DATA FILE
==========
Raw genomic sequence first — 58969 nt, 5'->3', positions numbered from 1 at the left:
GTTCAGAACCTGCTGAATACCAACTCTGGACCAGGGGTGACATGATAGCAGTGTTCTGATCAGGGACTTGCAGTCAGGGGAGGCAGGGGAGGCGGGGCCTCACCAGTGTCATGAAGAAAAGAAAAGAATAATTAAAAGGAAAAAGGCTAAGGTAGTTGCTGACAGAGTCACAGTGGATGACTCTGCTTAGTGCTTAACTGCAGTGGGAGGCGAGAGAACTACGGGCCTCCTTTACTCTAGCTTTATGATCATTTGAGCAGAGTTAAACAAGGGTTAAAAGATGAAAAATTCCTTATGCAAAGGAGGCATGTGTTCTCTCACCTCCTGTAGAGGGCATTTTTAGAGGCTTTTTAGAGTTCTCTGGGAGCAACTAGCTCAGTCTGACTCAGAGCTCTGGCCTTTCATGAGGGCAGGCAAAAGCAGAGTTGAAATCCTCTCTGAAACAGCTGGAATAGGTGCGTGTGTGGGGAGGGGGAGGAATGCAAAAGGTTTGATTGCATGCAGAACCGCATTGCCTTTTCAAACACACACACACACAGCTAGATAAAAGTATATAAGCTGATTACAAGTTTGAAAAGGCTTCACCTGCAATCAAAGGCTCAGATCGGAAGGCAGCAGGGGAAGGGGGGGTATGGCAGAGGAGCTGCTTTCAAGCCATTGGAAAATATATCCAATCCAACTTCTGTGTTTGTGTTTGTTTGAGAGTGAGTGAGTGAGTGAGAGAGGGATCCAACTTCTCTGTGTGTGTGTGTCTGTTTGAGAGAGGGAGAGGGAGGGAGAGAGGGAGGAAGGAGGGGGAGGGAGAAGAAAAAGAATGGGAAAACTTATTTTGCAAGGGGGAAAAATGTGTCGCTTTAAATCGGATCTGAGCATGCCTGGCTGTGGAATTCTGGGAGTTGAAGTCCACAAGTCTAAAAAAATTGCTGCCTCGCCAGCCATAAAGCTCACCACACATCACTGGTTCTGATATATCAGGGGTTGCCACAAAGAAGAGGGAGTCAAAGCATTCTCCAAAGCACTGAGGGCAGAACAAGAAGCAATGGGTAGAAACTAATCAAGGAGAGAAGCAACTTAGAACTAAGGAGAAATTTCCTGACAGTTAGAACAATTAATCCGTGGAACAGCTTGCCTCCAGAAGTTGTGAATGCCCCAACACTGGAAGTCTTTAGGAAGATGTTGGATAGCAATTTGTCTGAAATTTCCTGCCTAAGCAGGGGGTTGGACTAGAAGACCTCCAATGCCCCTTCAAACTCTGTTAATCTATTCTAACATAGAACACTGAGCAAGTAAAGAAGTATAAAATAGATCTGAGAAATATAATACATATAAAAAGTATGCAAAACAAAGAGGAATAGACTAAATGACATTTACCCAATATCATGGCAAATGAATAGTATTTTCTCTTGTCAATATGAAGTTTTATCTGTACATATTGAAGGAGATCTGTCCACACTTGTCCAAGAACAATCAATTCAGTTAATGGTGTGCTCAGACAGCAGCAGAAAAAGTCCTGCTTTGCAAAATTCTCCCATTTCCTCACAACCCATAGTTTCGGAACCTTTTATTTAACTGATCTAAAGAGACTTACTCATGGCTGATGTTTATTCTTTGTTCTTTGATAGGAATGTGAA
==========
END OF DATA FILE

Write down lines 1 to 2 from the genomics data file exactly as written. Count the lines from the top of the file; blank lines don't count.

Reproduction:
Raw genomic sequence first — 58969 nt, 5'->3', positions numbered from 1 at the left:
GTTCAGAACCTGCTGAATACCAACTCTGGACCAGGGGTGACATGATAGCAGTGTTCTGATCAGGGACTTGCAGTCAGGGGAGGCAGGGGAGGCGGGGCCTCACCAGTGTCATGAAGAAAAGAAAAGAATAATTAAAAGGAAAAAGGCTAAGGTAGTTGCTGACAGAGTCACAGTGGATGACTCTGCTTAGTGCTTAACTGCAGTGGGAGGCGAGAGAACTACGGGCCTCCTTTACTCTAGCTTTATGATCATTTGAGCAGAGTTAAACAAGGGTTAAAAGATGAAAAATTCCTTATGCAAAGGAGGCATGTGTTCTCTCACCTCCTGTAGAGGGCATTTTTAGAGGCTTTTTAGAGTTCTCTGGGAGCAACTAGCTCAGTCTGACTCAGAGCTCTGGCCTTTCATGAGGGCAGGCAAAAGCAGAGTTGAAATCCTCTCTGAAACAGCTGGAATAGGTGCGTGTGTGGGGAGGGGGAGGAATGCAAAAGGTTTGATTGCATGCAGAACCGCATTGCCTTTTCAAACACACACACACACAGCTAGATAAAAGTATATAAGCTGATTACAAGTTTGAAAAGGCTTCACCTGCAATCAAAGGCTCAGATCGGAAGGCAGCAGGGGAAGGGGGGGTATGGCAGAGGAGCTGCTTTCAAGCCATTGGAAAATATATCCAATCCAACTTCTGTGTTTGTGTTTGTTTGAGAGTGAGTGAGTGAGTGAGAGAGGGATCCAACTTCTCTGTGTGTGTGTGTCTGTTTGAGAGAGGGAGAGGGAGGGAGAGAGGGAGGAAGGAGGGGGAGGGAGAAGAAAAAGAATGGGAAAACTTATTTTGCAAGGGGGAAAAATGTGTCGCTTTAAATCGGATCTGAGCATGCCTGGCTGTGGAATTCTGGGAGTTGAAGTCCACAAGTCTAAAAAAATTGCTGCCTCGCCAGCCATAAAGCTCACCACACATCACTGGTTCTGATATATCAGGGGTTGCCACAAAGAAGAGGGAGTCAAAGCATTCTCCAAAGCACTGAGGGCAGAACAAGAAGCAATGGGTAGAAACTAATCAAGGAGAGAAGCAACTTAGAACTAAGGAGAAATTTCCTGACAGTTAGAACAATTAATCCGTGGAACAGCTTGCCTCCAGAAGTTGTGAATGCCCCAACACTGGAAGTCTTTAGGAAGATGTTGGATAGCAATTTGTCTGAAATTTCCTGCCTAAGCAGGGGGTTGGACTAGAAGACCTCCAATGCCCCTTCAAACTCTGTTAATCTATTCTAACATAGAACACTGAGCAAGTAAAGAAGTATAAAATAGATCTGAGAAATATAATACATATAAAAAGTATGCAAAACAAAGAGGAATAGACTAAATGACATTTACCCAATATCATGGCAAATGAATAGTATTTTCTCTTGTCAATATGAAGTTTTATCTGTACATATTGAAGGAGATCTGTCCACACTTGTCCAAGAACAATCAATTCAGTTAATGGTGTGCTCAGACAGCAGCAGAAAAAGTCCTGCTTTGCAAAATTCTCCCATTTCCTCACAACCCATAGTTTCGGAACCTTTTATTTAACTGATCTAAAGAGACTTACTCATGGCTGATGTTTATTCTTTGTTCTTTGATAGGAATGTGAA